The importance of fighting in hockey is currently being debated all over water coolers and on media shows.
Currently three different opinions exist, those belonging to give peace a chance hippies, blood-thirsty savages, and of course, the moderates.
As expected, it took second stage (centre stage belonging "to the head") at this year's General Managers meeting, currently taking place in Naples, Florida.
Some of the recommendations which came out of that meeting included 10-min misconduct for staged fights and increasing the number of instigator penalties called in order to combat fighting.
There is no doubt the role of fighting has evolved over time. In a fast paced, hard hitting game, emotions tend to run high invariably leading to fights breaking out. Earlier, there was a tendency for players to self police themselves on the ice.
Anyone who delivered cheap shots knew they had a bounty on their head for the rest of the game. Fighting was and still is used to shift the momentum of a game, alleviate frustration, right any "perceived wrongs" and staged entertainment fights.
It is the latter two that has denigrated the role of fighting in hockey leading to a dichotomy of enforcers. Educated enforcers and side show goons, the latter who stop the flow of the game and make fighting comical and unnecessary.
I have no problem when dirty players who play to injure their opponents, slew foot opponents, use their sticks as weapons and run over goalies and smaller players get the beat down. Because quite frankly, they deserve it. Especially when they occur away from the play.
It is understandable for tempers and frustration to boil over when referees routinely miss calls and players resort to self policing. Usually these types of fights occur in the in the heat of the battle, and can feed off of and add to the emotion of the game.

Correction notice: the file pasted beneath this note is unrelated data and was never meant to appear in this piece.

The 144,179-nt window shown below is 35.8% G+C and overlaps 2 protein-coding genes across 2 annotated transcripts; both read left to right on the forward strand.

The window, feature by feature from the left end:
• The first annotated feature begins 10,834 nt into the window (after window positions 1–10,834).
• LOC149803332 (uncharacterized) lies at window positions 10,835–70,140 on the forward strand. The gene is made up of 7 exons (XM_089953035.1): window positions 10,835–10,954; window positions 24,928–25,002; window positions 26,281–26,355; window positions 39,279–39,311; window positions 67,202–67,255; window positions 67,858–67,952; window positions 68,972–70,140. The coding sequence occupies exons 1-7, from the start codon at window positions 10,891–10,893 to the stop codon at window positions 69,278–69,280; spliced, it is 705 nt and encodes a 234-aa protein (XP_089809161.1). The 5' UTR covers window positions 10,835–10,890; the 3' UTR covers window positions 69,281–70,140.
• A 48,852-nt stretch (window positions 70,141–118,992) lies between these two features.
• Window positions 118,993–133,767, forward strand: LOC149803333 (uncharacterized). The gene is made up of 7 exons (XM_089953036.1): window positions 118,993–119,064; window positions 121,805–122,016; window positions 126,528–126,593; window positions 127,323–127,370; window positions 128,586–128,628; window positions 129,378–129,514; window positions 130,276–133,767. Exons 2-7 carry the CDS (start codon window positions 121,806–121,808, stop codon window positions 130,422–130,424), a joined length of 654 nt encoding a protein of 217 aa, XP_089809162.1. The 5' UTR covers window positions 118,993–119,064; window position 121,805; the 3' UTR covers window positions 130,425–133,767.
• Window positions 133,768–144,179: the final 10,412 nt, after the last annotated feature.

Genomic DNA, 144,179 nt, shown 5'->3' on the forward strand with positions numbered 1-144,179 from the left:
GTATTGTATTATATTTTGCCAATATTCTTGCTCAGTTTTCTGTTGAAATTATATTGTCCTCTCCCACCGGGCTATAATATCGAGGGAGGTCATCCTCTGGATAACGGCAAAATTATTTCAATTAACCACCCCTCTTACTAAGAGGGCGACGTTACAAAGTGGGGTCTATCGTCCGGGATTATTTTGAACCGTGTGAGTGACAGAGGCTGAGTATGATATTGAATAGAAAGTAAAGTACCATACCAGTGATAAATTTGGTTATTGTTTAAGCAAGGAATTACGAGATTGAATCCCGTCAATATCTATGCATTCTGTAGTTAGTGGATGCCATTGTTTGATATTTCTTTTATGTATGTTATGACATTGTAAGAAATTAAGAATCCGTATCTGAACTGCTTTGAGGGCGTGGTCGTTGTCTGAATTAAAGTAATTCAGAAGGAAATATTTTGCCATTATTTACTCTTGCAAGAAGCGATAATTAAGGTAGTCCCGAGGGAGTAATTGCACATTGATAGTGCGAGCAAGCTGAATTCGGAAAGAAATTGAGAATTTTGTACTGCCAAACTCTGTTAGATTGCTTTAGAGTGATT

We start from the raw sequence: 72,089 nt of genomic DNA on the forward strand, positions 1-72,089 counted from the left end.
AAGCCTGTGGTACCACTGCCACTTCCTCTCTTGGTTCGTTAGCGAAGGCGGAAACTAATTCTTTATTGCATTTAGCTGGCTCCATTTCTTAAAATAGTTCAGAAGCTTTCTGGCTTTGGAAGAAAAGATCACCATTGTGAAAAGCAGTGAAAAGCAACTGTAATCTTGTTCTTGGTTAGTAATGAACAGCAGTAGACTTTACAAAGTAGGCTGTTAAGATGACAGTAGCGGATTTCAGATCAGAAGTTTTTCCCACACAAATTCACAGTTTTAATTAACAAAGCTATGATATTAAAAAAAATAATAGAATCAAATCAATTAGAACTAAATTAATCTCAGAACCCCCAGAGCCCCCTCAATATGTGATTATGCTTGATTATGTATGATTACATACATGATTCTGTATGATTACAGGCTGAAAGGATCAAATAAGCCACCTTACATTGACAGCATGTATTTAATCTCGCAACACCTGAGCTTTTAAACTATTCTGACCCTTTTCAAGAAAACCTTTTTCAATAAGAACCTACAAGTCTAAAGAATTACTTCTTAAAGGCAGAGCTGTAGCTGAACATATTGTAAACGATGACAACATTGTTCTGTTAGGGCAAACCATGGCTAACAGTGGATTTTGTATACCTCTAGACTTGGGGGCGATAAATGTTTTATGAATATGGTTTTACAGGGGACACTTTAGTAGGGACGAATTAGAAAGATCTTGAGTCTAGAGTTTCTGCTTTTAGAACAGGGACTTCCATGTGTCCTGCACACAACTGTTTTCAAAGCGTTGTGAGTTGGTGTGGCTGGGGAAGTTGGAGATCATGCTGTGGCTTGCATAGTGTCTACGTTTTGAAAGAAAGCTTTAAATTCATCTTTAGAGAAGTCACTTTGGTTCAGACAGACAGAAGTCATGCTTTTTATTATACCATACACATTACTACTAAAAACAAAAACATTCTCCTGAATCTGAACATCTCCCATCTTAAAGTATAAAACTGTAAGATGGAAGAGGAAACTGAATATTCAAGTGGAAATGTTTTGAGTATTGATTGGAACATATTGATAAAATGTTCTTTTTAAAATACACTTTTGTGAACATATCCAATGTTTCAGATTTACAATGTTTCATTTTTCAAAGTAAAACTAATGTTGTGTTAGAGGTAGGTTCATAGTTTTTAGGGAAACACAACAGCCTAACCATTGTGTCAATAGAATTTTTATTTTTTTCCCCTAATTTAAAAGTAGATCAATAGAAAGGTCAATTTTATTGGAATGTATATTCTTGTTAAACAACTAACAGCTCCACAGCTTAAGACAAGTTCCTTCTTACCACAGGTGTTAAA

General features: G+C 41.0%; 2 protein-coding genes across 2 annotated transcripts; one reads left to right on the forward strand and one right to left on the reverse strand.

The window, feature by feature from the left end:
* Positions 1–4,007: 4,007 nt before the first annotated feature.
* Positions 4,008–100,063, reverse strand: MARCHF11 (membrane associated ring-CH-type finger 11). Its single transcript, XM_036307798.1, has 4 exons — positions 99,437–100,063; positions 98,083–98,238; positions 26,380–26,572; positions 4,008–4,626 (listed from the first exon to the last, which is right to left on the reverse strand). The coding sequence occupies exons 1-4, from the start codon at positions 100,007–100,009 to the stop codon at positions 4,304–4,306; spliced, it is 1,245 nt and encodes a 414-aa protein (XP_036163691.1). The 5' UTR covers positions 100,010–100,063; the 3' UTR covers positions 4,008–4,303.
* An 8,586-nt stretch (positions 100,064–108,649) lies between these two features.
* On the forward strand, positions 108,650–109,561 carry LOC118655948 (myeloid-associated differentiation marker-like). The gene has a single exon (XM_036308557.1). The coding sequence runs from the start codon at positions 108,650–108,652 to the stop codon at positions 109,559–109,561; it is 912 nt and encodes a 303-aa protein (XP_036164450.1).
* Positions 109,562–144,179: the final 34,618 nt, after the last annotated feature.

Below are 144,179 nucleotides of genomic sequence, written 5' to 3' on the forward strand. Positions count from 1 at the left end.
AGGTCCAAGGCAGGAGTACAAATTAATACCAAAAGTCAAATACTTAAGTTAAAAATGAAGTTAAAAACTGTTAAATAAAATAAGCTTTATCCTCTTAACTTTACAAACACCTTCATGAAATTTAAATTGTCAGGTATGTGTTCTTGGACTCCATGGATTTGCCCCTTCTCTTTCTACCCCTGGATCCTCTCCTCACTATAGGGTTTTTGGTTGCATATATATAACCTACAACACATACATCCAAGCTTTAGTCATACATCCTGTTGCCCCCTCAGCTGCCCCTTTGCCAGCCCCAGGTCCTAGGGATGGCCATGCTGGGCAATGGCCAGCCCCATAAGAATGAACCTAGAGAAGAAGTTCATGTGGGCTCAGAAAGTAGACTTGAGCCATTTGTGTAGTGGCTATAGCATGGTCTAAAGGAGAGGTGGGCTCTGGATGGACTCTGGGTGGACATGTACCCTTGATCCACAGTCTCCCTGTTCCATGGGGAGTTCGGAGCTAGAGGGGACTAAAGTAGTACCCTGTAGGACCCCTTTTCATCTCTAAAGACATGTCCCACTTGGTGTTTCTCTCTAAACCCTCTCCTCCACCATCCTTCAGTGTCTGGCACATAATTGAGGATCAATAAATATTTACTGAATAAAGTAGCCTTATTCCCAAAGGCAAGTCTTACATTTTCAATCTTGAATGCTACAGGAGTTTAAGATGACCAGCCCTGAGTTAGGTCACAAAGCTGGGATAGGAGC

I do take exception to the team enforcers fighting players who deliver legal and solid hits. If a goalie ventures outside of their safe zone, they are as fair game as any player (they assume an inherent risk when they leave their crease).
This "you hit me-I have to retaliate" mentality denigrates the role of fighting. Fighting should not be used to punish good, hard yet legal hits or because its their job. Perhaps the excessive fighting which occurs currently results from marginal players using fighting as a means to stay in the league.
I don't buy arguments made by players such as George Laraque who view it as part of the job description and worry about enforcer job security.
If you want to play in the NHL, you better have hockey talent. As far as staged fights, personally, I find them tacky and unnecessary and don't add much to the game.
I would rather players do some self policing in the league as to what constitutes honourable fighting rather and refer to the original fighters "code." With the increasing use of technology, some of the self policing is redundant.
I actually do like a good fight, and can get a bit blood thirsty at times but only when it comes to the dangerous and idiotic players getting schooled. I would like to see a decrease in the silly staged fighting as it does slow the game doesn't add much in the emotional department for me.
The bottom line is if you dont' like fighting in hockey, then don't watch it. Watch golf or ping pong. If you do like blood thirsty fighting, watch WWE wrestling or Asian politics, because I don't think NHL has enough fighting to satisfy that blood lust...at least not yet.